"When they said they are breathing, I said, 'Please, let me have my babies, let them be in my arms," Emily Ocheltree said. "I see my daughter's lifeless body just sitting on the back of the truck, and you just don't know what to do. I can't go over there. It's a miracle what they did."

    "There's no debt in the world that I could repay them," she said.

    At last check, both children were recovering in the hospital.

    The storms the Ocheltree's were caught in is the same one that spawned seven tornadoes Saturday night in North Texas that killed four people and injured dozens of others.



    Photo Credit: Thomas Mitchell

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    Norwich police investigated what they called a suspicious item on Central Avenue, between 12th and 13th streets, but said it was nothing dangerous.

    The state police explosive unit had been called to the scene, according to Norwich police.

    No additional information was immediately available.



    Photo Credit: NBCConnecticut.com

    File photo.File photo.

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    The City of Hartford is facing a $50 million shortfall, and Tuesday the city’s school district will hold a public hearing to discuss proposed cuts and layoffs that are needed to keep the system afloat.

    Two weeks ago, the district requested an additional $3 million, but even with that money the district would still have to eliminate more than 80 teachers and administrators.

    The district also plans to freeze wages and change health insurance to prevent adding to the existing $26 million budget gap.

    Administrators are also discussing future school consolidation.

    The city is asking to partner up with the state for help, but the state faces a nearly $5 billion shortfall for the next two years.

    The Hartford Public Schools hearing is scheduled for 5:30 p.m. Tuesday at Fox Elementary School on Maple Avenue.




    Photo Credit: NBCConnecticut.com

    Hartford Public High SchoolHartford Public High School

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    Stratford police have charged a man with negligent homicide in connection with a fatal crash on Canaan Road in February.

    Police said that Idis Wilson, 27, was driving well over the speed limit when he was involved in a crash on Canaan Road near Mary Avenue on February 17. Wilson hit 47-year-old Richard Rodriguez, who was riding a motor scooter. Rodriguez was seriously injured and later died at Bridgeport Hospital. 

    Wilson was driving 59 miles per hour in an area where the speed limit is 25, police said. He is charged with negligent homicide, misconduct with a motor vehicle, second-degree reckless endangerment, and reckless driving.

    Wilson was held on a $15,000 bond and is scheduled to appear in court on May 9.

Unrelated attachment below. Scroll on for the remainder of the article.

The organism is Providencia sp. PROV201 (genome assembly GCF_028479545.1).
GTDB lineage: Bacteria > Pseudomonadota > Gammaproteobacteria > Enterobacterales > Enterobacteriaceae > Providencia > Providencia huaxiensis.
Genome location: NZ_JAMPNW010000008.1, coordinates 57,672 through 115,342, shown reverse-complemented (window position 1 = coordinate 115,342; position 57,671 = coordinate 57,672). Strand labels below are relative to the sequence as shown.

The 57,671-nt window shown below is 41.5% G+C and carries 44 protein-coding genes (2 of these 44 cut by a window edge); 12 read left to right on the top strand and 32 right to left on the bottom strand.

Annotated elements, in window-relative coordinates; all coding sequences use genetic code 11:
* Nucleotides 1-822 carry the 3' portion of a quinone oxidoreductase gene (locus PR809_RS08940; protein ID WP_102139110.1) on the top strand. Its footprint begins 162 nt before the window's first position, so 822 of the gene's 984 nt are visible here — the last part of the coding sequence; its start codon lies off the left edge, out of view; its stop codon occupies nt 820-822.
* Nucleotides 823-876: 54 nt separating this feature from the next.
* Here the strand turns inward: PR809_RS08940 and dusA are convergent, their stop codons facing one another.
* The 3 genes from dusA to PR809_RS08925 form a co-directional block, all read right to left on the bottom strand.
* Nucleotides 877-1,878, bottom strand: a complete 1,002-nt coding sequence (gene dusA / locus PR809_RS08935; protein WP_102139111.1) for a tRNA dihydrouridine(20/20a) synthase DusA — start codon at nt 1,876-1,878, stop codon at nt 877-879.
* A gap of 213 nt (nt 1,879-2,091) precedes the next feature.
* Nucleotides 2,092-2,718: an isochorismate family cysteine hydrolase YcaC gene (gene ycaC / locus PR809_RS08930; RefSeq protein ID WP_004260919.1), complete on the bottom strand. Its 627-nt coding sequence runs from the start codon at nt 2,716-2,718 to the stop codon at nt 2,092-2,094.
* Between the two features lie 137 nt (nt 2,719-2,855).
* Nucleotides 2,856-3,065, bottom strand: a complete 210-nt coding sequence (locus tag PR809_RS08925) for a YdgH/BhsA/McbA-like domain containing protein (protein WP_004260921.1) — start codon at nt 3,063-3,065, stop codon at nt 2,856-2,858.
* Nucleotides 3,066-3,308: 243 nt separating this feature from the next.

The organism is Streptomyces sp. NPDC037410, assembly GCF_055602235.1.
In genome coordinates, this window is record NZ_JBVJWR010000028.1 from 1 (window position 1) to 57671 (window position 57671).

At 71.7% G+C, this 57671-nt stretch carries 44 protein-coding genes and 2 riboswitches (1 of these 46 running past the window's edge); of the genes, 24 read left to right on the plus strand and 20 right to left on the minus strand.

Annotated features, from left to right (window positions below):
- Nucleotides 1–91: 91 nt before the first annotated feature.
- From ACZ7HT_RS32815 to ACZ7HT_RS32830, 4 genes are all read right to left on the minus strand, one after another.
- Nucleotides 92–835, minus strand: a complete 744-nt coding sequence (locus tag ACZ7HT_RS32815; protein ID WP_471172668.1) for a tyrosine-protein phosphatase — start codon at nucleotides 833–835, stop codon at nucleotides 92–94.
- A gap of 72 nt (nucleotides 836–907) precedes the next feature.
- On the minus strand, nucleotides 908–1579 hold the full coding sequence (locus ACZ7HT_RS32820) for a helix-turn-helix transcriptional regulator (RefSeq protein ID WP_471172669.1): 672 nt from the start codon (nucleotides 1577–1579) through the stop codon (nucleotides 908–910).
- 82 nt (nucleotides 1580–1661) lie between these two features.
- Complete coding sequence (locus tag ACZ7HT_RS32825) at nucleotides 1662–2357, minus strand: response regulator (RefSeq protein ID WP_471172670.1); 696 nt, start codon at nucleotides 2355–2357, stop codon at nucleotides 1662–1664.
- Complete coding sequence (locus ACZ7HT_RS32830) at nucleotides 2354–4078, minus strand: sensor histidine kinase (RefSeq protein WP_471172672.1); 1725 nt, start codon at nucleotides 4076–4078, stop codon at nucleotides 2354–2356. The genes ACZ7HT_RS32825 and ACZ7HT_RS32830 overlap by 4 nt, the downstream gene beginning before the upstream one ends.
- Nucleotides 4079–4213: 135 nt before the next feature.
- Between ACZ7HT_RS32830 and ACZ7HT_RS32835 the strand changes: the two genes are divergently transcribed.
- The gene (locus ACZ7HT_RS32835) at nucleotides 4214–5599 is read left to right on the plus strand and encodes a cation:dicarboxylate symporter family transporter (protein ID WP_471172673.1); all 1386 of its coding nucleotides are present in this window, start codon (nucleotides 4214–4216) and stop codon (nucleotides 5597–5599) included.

Photo Credit: Stratford Police Department

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    For one of the many immigrants in the crowd at the New Haven May Day rally, time is running out before immigration officials say he has to leave this country.

    “It’s 25 years ago I left my country,” Luis Barrios told NBC Connecticut, adding he doesn’t know how it is now in his native Guatemala.

    “I know it’s very dangerous,” he said.

    Barrios, 52, does not want to leave his family in Connecticut, but the dad from Derby has a deportation order to take a one-way 4 a.m. flight from New York to Guatemala Thursday.

    “I have my four kids with my wife,” he said. “We try to be good citizens in this country.”

    Barrios said he has been on the radar of Immigration and Customs Enforcement, or ICE, since police pulled him over in 2011 because a taillight on his truck was out.

    “I don’t have any record like criminal record,” he said, “but now they say I have to leave the country.”

    Barrios shared his story on the New Haven Green at the May Day demonstration.

    “It signifies the workers’ struggle, but I think this year in particular, it’s bigger than ever,” Ana Maria Rivera-Forastieri, of Junta for Progressive Action, said. “This administration has gone out of its way to talk about how they’re going to be attacking immigrants, refugees.”

    Connecticut Shoreline Indivisible is another group that set up a booth at the May Day event.

    “We’re also here to support immigrants and that they know their rights, their legal rights. if they have to confront ICE or police, so we have put together ‘know your rights’ packets,” Gini King, of Connecticut Shoreline indivisible, said.

    Barrios has attorneys working to postpone this week’s deportation so he can seek asylum.

    “Hopefully, they listen to us and give me another opportunity to review my case,” Barrios said.

    An ICE spokesperson told The New Haven Register the agency is closely monitoring Barrios’ case “to ensure his timely departure in compliance with the 1998 final order of removal.” 

    U.S. Senators Richard Blumenthal (D-Conn.) and Chris Murphy (D-Conn.) wrote to Immigration and Customs Enforcement, seeking reconsideration of the decision to deport Barrios.

    Blumenthal and Murphy said they have repeatedly reached out to ICE officials and have received no information to justify the action.

    “It does not appear that Mr. Barrios poses a threat to the integrity of the immigration system. Mr. Barrios has no aggravated felonies, felonies, or misdemeanors in the United States, is a productive and valued member of his community, and has four U.S. citizen children. Based on these factors, we respectfully ask that his request for prosecutorial discretion be granted,” the senators wrote.

    Immigrant activists are planning a rally Tuesday at noon outside of the ICE office in Hartford’s federal building on Main Street.



    Photo Credit: NBCConnecticut.com